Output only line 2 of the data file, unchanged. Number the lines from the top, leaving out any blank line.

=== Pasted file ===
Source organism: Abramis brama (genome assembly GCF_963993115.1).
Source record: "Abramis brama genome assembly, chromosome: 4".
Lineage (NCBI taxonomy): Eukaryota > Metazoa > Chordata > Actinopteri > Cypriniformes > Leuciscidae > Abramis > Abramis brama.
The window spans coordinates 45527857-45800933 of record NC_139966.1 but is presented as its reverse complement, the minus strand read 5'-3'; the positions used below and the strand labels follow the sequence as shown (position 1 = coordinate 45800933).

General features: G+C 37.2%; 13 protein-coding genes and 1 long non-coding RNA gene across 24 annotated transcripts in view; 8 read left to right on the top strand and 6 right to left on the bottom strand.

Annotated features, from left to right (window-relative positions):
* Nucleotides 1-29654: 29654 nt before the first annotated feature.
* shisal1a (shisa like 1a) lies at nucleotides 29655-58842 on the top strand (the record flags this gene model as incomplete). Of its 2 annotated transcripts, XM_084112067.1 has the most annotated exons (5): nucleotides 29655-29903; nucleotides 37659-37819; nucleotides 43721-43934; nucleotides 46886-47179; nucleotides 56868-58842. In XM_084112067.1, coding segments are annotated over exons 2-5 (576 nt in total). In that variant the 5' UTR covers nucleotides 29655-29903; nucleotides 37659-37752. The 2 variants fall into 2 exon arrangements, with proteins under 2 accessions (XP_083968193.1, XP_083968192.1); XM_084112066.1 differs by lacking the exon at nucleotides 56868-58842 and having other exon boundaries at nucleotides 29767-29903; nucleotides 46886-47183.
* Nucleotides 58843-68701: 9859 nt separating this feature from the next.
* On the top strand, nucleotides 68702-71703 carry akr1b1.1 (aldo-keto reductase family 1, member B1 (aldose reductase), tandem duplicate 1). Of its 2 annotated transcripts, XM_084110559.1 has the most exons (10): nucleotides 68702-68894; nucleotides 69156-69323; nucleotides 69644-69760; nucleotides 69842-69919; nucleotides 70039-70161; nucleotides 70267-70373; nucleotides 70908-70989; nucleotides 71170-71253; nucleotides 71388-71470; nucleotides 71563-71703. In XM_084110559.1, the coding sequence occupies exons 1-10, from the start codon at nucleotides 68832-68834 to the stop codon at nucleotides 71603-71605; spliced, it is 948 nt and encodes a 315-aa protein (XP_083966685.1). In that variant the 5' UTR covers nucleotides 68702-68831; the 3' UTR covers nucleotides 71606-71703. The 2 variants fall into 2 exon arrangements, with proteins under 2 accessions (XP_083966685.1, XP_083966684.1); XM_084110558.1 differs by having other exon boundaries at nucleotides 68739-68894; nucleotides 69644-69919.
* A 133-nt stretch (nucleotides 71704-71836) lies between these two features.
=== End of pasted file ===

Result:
Source record: "Abramis brama genome assembly, chromosome: 4".